By: Zahra Jons
Publisher: DreamPunk Press
Publication Date: April 2021
Reviewed by: Anita Lock
One teen’s accidental possession of a mysterious pink book morphs into an obsession until near-deadly situations arise in Zahra Jons’ second full-length novel, Little Pink Book.
Amelia Perrin is caught off guard when Matt Curnal, a guy she has a crush on at Granby High, says “hi” to her. To hide her embarrassment, Amelia keeps her head down, pretending to study her history notes. What she doesn’t expect is to collide into THE Samantha, one of a perfectly slim with flawless complexion five-girl group. In English class, Amelia suddenly gets sick to her stomach. Later, when Amelia relays the incident of THE Samantha with Casey Fitzgerald, her best friend, their conversation moves to a little pink book—both glittery and stinky—Amelia finds in her bookbag and assumes it belongs to Samantha.
Amelia attempts to investigate the book’s contents only to receive a paper cut in the solitude of her bedroom. She watches wide-eyed as the book’s cover promptly absorbs her blood droplets. The scents of honeysuckle and strawberries immediately overpower the book’s putrid licorice odor. Weirded out by what she witnesses, Amelia returns the book to her bag, intending to give it to Samantha at school. The only problem is that Samantha is a no-show for the rest of the week. Things grow eerie when Amelia receives threatening anonymous texts. As Amelia checks out some of the strange book entries, like “Boston Créme doughnut to Emily Dornhauser,” a peculiar old gypsy woman warns: “You gots to burn it.”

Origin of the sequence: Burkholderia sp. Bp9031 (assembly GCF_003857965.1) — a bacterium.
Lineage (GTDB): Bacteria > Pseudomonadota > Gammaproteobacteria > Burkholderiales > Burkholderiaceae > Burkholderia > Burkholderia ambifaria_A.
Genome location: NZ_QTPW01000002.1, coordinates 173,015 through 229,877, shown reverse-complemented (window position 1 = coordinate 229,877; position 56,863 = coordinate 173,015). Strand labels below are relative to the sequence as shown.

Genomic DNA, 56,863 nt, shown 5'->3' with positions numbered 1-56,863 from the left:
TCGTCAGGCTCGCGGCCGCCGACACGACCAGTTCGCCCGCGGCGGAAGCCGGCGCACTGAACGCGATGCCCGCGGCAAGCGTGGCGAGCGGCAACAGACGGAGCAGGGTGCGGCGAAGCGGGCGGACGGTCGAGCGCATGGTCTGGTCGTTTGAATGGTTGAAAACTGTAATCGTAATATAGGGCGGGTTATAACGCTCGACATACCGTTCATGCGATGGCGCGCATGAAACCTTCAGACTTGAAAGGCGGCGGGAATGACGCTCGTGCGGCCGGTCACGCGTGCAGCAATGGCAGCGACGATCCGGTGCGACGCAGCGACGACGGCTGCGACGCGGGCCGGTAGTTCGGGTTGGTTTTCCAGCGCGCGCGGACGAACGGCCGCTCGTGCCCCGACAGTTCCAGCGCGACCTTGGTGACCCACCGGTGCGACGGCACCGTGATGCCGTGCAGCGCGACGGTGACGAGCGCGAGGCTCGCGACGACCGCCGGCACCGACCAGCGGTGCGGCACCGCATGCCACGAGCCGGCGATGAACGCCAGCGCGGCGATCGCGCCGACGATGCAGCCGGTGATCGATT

Amelia and Casey deduce that the five-girl group use the cryptic entries to mysteriously transfer their unwanted items (zits, added pounds, and sicknesses) to others at school. The girls assume that it must be dark magic, and Amelia thinks back to the old woman’s cautionary message. Nonetheless, Amelia feels compelled to continue to write down her list of undesirables and pass them on to those “who deserve it.” As a result, Amelia (as well as Casey) begins to trim down nicely. Just as their physical changes take form, Samantha returns to school with her skinny version transformed back to her old heavier self. Although Amelia and Casey befriend her, things grow from strange to downright scary with an uptick of anonymous texts that turn life-threatening.
Zahra Jons has produced a unique tale filled with a slew of “paranormal horror twists.” Jons presents a military brat’s awkwardness having to adjust from one place to the next. It’s only been about a year since Amelia's family left Okinawa, Japan, and settled in Norfolk, Virginia. During that time, she’s made one close friend: Casey. Amelia may be a good student who helps her parents care for her young, energetic twin brothers. Still, she has yet to find a way to fit in at school, especially with her crush, Matt. Little does she know that her life is about to turn upside-down when she comes in possession of the little pink book.
Jons grabs the attention of teen readers, opening her novel with the ubiquitous “girl crush” before shifting into the unfathomable aspects of the little pink book. Using a relatively small but tightly-knit cast, Jons slowly builds narrative tension by sprinkling in mystical eeriness within scenes befitting a teen environment. Although Amelia plays the lead role, Jons has crafted a cast that function more as foils to develop Amelia’s persona than simple secondary characters to enhance the storyline.
Chapters are short with cliffhangers and alternate between Amelia’s life at school, home, and otherwise over several months. While the tension-driven narrative centers on the effects of the little pink book, it also reveals the impacts the book has on Amelia’s life. Whether or not she succeeds in succumbing to the book’s lure remains to be seen.
Quill says: Little Pink Book is a perfect twisty coming-of-age book for teens.
For more information on Little Pink Book, please visit the publisher's website at: www.dreampunkpress.com